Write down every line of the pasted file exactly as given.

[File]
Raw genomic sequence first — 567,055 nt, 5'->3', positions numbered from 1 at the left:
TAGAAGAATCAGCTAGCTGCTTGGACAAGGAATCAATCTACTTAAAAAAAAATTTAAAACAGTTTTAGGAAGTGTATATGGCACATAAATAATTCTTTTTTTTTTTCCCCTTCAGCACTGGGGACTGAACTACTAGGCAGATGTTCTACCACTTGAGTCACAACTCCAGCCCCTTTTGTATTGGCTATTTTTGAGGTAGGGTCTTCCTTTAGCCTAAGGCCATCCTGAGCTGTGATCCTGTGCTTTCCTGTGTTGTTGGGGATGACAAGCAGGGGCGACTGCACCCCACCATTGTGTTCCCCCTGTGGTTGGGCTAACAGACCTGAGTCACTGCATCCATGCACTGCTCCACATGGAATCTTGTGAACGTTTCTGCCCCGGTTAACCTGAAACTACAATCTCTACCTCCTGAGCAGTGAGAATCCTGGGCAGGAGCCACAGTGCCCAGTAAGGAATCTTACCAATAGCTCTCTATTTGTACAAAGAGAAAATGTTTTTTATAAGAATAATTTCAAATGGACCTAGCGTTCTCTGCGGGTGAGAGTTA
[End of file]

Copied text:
Raw genomic sequence first — 567,055 nt, 5'->3', positions numbered from 1 at the left:
TAGAAGAATCAGCTAGCTGCTTGGACAAGGAATCAATCTACTTAAAAAAAAATTTAAAACAGTTTTAGGAAGTGTATATGGCACATAAATAATTCTTTTTTTTTTTCCCCTTCAGCACTGGGGACTGAACTACTAGGCAGATGTTCTACCACTTGAGTCACAACTCCAGCCCCTTTTGTATTGGCTATTTTTGAGGTAGGGTCTTCCTTTAGCCTAAGGCCATCCTGAGCTGTGATCCTGTGCTTTCCTGTGTTGTTGGGGATGACAAGCAGGGGCGACTGCACCCCACCATTGTGTTCCCCCTGTGGTTGGGCTAACAGACCTGAGTCACTGCATCCATGCACTGCTCCACATGGAATCTTGTGAACGTTTCTGCCCCGGTTAACCTGAAACTACAATCTCTACCTCCTGAGCAGTGAGAATCCTGGGCAGGAGCCACAGTGCCCAGTAAGGAATCTTACCAATAGCTCTCTATTTGTACAAAGAGAAAATGTTTTTTATAAGAATAATTTCAAATGGACCTAGCGTTCTCTGCGGGTGAGAGTTA